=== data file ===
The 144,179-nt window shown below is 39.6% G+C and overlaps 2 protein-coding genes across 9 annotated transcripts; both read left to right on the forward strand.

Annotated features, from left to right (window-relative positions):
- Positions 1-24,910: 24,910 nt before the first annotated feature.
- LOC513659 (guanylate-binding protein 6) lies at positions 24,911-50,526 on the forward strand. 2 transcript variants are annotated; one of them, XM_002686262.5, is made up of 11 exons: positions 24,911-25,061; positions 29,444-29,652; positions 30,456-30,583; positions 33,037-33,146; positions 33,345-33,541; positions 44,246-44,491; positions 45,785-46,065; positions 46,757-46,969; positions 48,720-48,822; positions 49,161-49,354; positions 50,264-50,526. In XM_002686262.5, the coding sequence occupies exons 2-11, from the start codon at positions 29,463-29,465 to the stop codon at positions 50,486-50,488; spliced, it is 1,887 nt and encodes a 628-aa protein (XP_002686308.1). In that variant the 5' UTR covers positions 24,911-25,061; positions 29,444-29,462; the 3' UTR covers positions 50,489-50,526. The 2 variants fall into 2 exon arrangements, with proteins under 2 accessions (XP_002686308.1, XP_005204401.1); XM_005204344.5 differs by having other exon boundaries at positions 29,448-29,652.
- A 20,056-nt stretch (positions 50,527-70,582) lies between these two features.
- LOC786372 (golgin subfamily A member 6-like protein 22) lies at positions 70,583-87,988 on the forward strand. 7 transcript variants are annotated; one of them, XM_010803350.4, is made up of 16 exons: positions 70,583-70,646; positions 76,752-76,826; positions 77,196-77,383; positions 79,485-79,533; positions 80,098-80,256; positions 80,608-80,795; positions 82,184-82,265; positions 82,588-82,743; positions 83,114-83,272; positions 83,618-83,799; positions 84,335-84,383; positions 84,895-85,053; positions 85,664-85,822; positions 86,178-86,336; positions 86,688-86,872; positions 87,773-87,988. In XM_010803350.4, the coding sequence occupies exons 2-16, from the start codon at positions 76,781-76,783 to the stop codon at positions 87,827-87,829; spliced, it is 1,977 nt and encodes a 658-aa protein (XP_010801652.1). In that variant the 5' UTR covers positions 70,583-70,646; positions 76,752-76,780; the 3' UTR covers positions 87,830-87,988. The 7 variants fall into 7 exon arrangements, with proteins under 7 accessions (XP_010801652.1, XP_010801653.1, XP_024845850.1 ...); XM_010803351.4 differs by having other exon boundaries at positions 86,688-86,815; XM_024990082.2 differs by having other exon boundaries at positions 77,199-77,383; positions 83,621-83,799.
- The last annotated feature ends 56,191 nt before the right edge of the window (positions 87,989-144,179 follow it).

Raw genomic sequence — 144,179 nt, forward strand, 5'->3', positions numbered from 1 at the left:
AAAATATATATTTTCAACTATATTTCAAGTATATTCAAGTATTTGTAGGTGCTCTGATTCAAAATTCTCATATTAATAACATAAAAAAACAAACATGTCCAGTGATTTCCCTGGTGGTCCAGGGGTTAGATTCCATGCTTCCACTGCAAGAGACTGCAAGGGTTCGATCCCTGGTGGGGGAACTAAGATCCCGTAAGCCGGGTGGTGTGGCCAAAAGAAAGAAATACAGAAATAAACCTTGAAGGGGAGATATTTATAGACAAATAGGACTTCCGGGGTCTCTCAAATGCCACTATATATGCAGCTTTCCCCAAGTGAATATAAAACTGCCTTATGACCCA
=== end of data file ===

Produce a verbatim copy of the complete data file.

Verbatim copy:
The 144,179-nt window shown below is 39.6% G+C and overlaps 2 protein-coding genes across 9 annotated transcripts; both read left to right on the forward strand.

Annotated features, from left to right (window-relative positions):
- Positions 1-24,910: 24,910 nt before the first annotated feature.
- LOC513659 (guanylate-binding protein 6) lies at positions 24,911-50,526 on the forward strand. 2 transcript variants are annotated; one of them, XM_002686262.5, is made up of 11 exons: positions 24,911-25,061; positions 29,444-29,652; positions 30,456-30,583; positions 33,037-33,146; positions 33,345-33,541; positions 44,246-44,491; positions 45,785-46,065; positions 46,757-46,969; positions 48,720-48,822; positions 49,161-49,354; positions 50,264-50,526. In XM_002686262.5, the coding sequence occupies exons 2-11, from the start codon at positions 29,463-29,465 to the stop codon at positions 50,486-50,488; spliced, it is 1,887 nt and encodes a 628-aa protein (XP_002686308.1). In that variant the 5' UTR covers positions 24,911-25,061; positions 29,444-29,462; the 3' UTR covers positions 50,489-50,526. The 2 variants fall into 2 exon arrangements, with proteins under 2 accessions (XP_002686308.1, XP_005204401.1); XM_005204344.5 differs by having other exon boundaries at positions 29,448-29,652.
- A 20,056-nt stretch (positions 50,527-70,582) lies between these two features.
- LOC786372 (golgin subfamily A member 6-like protein 22) lies at positions 70,583-87,988 on the forward strand. 7 transcript variants are annotated; one of them, XM_010803350.4, is made up of 16 exons: positions 70,583-70,646; positions 76,752-76,826; positions 77,196-77,383; positions 79,485-79,533; positions 80,098-80,256; positions 80,608-80,795; positions 82,184-82,265; positions 82,588-82,743; positions 83,114-83,272; positions 83,618-83,799; positions 84,335-84,383; positions 84,895-85,053; positions 85,664-85,822; positions 86,178-86,336; positions 86,688-86,872; positions 87,773-87,988. In XM_010803350.4, the coding sequence occupies exons 2-16, from the start codon at positions 76,781-76,783 to the stop codon at positions 87,827-87,829; spliced, it is 1,977 nt and encodes a 658-aa protein (XP_010801652.1). In that variant the 5' UTR covers positions 70,583-70,646; positions 76,752-76,780; the 3' UTR covers positions 87,830-87,988. The 7 variants fall into 7 exon arrangements, with proteins under 7 accessions (XP_010801652.1, XP_010801653.1, XP_024845850.1 ...); XM_010803351.4 differs by having other exon boundaries at positions 86,688-86,815; XM_024990082.2 differs by having other exon boundaries at positions 77,199-77,383; positions 83,621-83,799.
- The last annotated feature ends 56,191 nt before the right edge of the window (positions 87,989-144,179 follow it).

Raw genomic sequence — 144,179 nt, forward strand, 5'->3', positions numbered from 1 at the left:
AAAATATATATTTTCAACTATATTTCAAGTATATTCAAGTATTTGTAGGTGCTCTGATTCAAAATTCTCATATTAATAACATAAAAAAACAAACATGTCCAGTGATTTCCCTGGTGGTCCAGGGGTTAGATTCCATGCTTCCACTGCAAGAGACTGCAAGGGTTCGATCCCTGGTGGGGGAACTAAGATCCCGTAAGCCGGGTGGTGTGGCCAAAAGAAAGAAATACAGAAATAAACCTTGAAGGGGAGATATTTATAGACAAATAGGACTTCCGGGGTCTCTCAAATGCCACTATATATGCAGCTTTCCCCAAGTGAATATAAAACTGCCTTATGACCCA